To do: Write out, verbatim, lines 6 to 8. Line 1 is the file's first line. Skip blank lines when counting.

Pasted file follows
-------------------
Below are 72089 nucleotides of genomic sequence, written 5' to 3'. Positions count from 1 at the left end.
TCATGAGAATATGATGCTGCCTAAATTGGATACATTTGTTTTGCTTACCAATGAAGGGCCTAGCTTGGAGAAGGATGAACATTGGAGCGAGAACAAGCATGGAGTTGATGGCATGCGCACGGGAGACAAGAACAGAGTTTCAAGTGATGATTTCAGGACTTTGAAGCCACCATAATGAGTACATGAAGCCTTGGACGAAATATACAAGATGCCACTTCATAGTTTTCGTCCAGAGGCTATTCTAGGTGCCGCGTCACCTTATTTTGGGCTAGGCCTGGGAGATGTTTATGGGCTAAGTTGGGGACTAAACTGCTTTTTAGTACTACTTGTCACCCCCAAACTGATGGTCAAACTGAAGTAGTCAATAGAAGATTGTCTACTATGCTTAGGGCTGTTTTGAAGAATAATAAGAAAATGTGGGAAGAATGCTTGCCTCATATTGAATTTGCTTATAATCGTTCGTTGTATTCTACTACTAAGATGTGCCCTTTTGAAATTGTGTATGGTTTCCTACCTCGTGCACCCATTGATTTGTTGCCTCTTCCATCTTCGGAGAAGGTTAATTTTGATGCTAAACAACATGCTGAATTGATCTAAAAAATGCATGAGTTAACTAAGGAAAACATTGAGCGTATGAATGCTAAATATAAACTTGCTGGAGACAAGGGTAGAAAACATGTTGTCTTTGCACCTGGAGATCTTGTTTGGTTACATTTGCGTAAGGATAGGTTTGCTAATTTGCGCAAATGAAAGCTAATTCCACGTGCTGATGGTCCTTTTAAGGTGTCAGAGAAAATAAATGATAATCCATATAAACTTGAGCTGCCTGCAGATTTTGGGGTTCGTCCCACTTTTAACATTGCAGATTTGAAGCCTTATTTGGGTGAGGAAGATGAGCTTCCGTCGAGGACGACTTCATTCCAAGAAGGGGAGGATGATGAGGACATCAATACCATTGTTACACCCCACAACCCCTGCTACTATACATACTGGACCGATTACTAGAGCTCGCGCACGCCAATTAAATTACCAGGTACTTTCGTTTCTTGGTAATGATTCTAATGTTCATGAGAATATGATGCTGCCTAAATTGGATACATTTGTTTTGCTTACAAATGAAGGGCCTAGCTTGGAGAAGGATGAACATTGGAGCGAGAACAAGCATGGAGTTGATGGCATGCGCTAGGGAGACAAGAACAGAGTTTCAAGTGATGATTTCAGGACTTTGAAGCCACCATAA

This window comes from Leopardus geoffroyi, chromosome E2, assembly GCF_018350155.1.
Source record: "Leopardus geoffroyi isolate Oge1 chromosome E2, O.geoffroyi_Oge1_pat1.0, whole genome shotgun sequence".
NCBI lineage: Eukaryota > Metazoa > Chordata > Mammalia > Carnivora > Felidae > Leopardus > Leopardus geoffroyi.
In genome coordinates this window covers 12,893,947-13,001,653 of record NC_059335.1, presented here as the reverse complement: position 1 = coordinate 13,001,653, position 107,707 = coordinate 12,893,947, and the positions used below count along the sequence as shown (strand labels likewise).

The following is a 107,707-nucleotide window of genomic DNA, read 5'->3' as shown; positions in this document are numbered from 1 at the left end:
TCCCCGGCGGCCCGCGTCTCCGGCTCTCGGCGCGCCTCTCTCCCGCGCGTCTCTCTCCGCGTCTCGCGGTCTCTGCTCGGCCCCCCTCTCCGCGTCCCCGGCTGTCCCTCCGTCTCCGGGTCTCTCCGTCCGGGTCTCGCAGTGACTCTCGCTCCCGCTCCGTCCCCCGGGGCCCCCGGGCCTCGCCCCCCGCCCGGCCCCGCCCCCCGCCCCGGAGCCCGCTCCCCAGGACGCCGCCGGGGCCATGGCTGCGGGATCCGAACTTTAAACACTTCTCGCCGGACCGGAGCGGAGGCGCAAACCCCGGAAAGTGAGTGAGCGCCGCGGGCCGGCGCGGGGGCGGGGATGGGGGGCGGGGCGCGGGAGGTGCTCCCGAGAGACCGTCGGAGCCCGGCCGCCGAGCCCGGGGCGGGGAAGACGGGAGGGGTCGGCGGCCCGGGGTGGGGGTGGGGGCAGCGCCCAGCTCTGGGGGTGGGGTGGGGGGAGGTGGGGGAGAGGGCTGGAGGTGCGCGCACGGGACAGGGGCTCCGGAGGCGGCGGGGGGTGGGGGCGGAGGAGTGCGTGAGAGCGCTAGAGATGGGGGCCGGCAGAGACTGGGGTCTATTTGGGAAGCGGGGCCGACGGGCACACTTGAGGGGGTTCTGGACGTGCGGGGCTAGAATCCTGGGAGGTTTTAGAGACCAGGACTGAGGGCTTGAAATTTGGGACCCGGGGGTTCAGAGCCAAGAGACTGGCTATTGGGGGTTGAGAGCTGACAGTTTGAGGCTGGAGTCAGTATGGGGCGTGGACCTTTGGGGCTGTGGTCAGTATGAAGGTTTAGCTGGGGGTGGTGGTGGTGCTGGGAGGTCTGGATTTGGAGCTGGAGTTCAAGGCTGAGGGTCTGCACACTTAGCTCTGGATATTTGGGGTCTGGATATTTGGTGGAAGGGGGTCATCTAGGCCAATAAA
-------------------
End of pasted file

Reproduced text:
In genome coordinates this window covers 12,893,947-13,001,653 of record NC_059335.1, presented here as the reverse complement: position 1 = coordinate 13,001,653, position 107,707 = coordinate 12,893,947, and the positions used below count along the sequence as shown (strand labels likewise).

The following is a 107,707-nucleotide window of genomic DNA, read 5'->3' as shown; positions in this document are numbered from 1 at the left end:
TCCCCGGCGGCCCGCGTCTCCGGCTCTCGGCGCGCCTCTCTCCCGCGCGTCTCTCTCCGCGTCTCGCGGTCTCTGCTCGGCCCCCCTCTCCGCGTCCCCGGCTGTCCCTCCGTCTCCGGGTCTCTCCGTCCGGGTCTCGCAGTGACTCTCGCTCCCGCTCCGTCCCCCGGGGCCCCCGGGCCTCGCCCCCCGCCCGGCCCCGCCCCCCGCCCCGGAGCCCGCTCCCCAGGACGCCGCCGGGGCCATGGCTGCGGGATCCGAACTTTAAACACTTCTCGCCGGACCGGAGCGGAGGCGCAAACCCCGGAAAGTGAGTGAGCGCCGCGGGCCGGCGCGGGGGCGGGGATGGGGGGCGGGGCGCGGGAGGTGCTCCCGAGAGACCGTCGGAGCCCGGCCGCCGAGCCCGGGGCGGGGAAGACGGGAGGGGTCGGCGGCCCGGGGTGGGGGTGGGGGCAGCGCCCAGCTCTGGGGGTGGGGTGGGGGGAGGTGGGGGAGAGGGCTGGAGGTGCGCGCACGGGACAGGGGCTCCGGAGGCGGCGGGGGGTGGGGGCGGAGGAGTGCGTGAGAGCGCTAGAGATGGGGGCCGGCAGAGACTGGGGTCTATTTGGGAAGCGGGGCCGACGGGCACACTTGAGGGGGTTCTGGACGTGCGGGGCTAGAATCCTGGGAGGTTTTAGAGACCAGGACTGAGGGCTTGAAATTTGGGACCCGGGGGTTCAGAGCCAAGAGACTGGCTATTGGGGGTTGAGAGCTGACAGTTTGAGGCTGGAGTCAGTATGGGGCGTGGACCTTTGGGGCTGTGGTCAGTATGAAGGTTTAGCTGGGGGTGGTGGTGGTGCTGGGAGGTCTGGATTTGGAGCTGGAGTTCAAGGCTGAGGGTCTGCACACTTAGCTCTGGATATTTGGGGTCTGGATATTTGGTGGAAGGGGGTCATCTAGGCCAATAAA